Turnovers doom Rutgers on special day

PISCATAWAY, N.J. -- What is more surprising -- an October snowstorm in New Jersey, or a Rutgers football victory over West Virginia?

On second thought, don't bother. The weather delivered on Saturday, but the Scarlet Knights did not.

On a day when the Northeast got socked with a rare blast of pre-Halloween snow, Rutgers failed in its bid to beat the Mountaineers for the first time since 1994, blowing a 10-point halftime lead and ultimately falling 41-31.

"It is inexcusable," said Rutgers coach Greg Schiano, who was even more despondent than he normally is after a loss.

Rutgers did not lack for inspiration Saturday, that's for sure. Just prior to kickoff, Eric LeGrand -- the Scarlet Knights defensive tackle who suffered a spinal cord injury during a game against Army last Oct. 16 -- led his former teammates out of the tunnel.

It was LeGrand's first time on the field since a violent collision while covering a kickoff left him paralyzed from the neck down, and the sight of him on his motorized wheelchair brought the few thousand fans who braved the elements to their feet, chanting "52!" -- LeGrand's uniform number.

"That was great to have him out there, and I think he enjoyed that," said defensive tackle Scott Vallone, one of LeGrand's former roommates, who was at LeGrand's right-hand side when entering the stadium. "But if you talk to him now, I'm sure he looks just like me -- low tone of voice and all that. I mean, he's still a part of this team."

LeGrand watched helplessly from the press box as the Scarlet Knights turned the ball over three times in the second half -- all three turnovers the responsibility of freshman quarterback Gary Nova.

Nova threw a pair of touchdown passes in the first half, which, coupled with two TD runs by Jawan Jamison, helped stake Rutgers to a 31-21 halftime lead. But after intermission, Nova threw two interceptions.

And his most critical mistake was his fumble with the Scarlet Knights trailing 34-31 and 6:05 remaining in the fourth quarter. Three players later, West Virginia salted the game away with a 20-yard touchdown connection from Geno Smith to Tavon Austin.

Nova was not hit on the play that he fumbled. He simply coughed up the ball.

"I saw him moving around -- you better have two hands on the football when you are in the pocket," said Schiano. "That can't be, it is inexcusable. We drill that."

"The ball slipped out of my hands," Nova said. "I've gotta have two hands on that ball. It slipped out. Simple as that."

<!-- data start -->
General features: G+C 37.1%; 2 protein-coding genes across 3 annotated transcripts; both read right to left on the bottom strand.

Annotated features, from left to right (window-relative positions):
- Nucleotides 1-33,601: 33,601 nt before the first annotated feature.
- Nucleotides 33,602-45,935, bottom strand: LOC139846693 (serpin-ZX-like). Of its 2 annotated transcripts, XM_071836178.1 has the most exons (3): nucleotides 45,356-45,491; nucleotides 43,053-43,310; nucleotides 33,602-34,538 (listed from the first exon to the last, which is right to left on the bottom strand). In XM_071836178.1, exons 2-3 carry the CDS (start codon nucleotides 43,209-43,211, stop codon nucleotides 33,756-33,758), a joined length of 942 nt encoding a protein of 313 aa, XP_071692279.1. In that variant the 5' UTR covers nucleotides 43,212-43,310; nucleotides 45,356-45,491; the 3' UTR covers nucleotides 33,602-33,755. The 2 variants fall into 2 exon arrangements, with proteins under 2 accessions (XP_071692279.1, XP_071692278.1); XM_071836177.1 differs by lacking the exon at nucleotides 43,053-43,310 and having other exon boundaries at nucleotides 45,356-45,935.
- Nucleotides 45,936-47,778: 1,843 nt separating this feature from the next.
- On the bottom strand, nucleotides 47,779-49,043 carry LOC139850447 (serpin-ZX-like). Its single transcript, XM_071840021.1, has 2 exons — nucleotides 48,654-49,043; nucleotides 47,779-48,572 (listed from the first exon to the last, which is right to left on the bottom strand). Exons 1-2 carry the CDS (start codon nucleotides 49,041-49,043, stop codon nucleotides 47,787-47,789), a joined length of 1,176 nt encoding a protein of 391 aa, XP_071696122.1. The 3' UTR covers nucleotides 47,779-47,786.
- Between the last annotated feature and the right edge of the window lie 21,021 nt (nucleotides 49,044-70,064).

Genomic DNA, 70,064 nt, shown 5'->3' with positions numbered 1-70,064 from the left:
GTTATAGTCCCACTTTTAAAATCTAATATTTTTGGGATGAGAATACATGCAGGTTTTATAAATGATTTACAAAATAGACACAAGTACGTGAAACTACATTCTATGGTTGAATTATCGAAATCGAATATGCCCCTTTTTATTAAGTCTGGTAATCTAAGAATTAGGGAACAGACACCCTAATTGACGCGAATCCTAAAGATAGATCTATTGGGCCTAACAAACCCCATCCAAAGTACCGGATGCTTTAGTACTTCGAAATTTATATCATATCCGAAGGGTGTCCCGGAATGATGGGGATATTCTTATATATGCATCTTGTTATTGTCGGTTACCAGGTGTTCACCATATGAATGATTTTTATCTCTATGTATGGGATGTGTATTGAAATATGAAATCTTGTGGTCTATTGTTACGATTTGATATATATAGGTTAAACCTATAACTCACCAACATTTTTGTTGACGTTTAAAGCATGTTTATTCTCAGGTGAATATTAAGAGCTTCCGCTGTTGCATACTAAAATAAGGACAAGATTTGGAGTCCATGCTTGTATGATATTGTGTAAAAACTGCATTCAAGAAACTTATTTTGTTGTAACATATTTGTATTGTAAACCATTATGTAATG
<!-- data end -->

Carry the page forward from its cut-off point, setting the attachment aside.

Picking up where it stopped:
On Rutgers' previous offensive possession, still leading 31-28, the Scarlet Knights lined up for a 28-yard field goal with just over 11 minutes remaining. Schiano called a fake, and the play looked promising at the start. But the pass by holder Patrick Kivlehan was broken up in the end zone.

The Mountaineers subsequently marched 89 yards for what proved to be the game-winning score.

"I thought we were going to hit it," said Schiano. "We hit it in practice all week. I thought we were going to hit it."

Rutgers (5-3, 2-2 Big East) has suffered two devastating defeats in a row. Last week, it played very poorly and lost a nail-biter, 16-14, at Louisville. On Saturday the team performed better, but blew a golden opportunity to break a string of 16 defeats in a row versus West Virginia.

And this could be the schools' last meeting, at least for a while, with West Virginia's impending move to the Big 12.

The Scarlet Knights, after a 2-0 start in the Big East for only the second time in school history, are suddenly reeling heading into another home game versus South Florida next Saturday.

With Nova having thrown seven interceptions in the past three games, and Schiano's penchant for making quarterback changes, you have to wonder if sophomore Chas Dodd -- the starter at the beginning of the year, who was demoted four weeks ago -- might get another crack.

"Gotta make those plays," said Nova. "I don't use that excuse that I'm a freshman.

"My confidence isn't gonna drop. But it just kills the momentum."

Vallone was more worried about the bigger picture. "There comes a point where we gotta start learning how to win these games and we gotta start learning how to grow up as a program and start winning," Vallone said. "Because it stinks to be in this position -- to be up 10 at halftime and blow it like that."

"Credit goes to West Virginia," said Schiano. "They found a way to get it done. We didn't. We will eventually -- it has been a long road. We will get it. There are good people downstairs in that room -- hurting people, good people. We will go back to work. We will get better.

"We're 2-2 in this league right now. Anything can happen."

Very true. But the best thing that happened to Rutgers on this day occurred before the opening kickoff.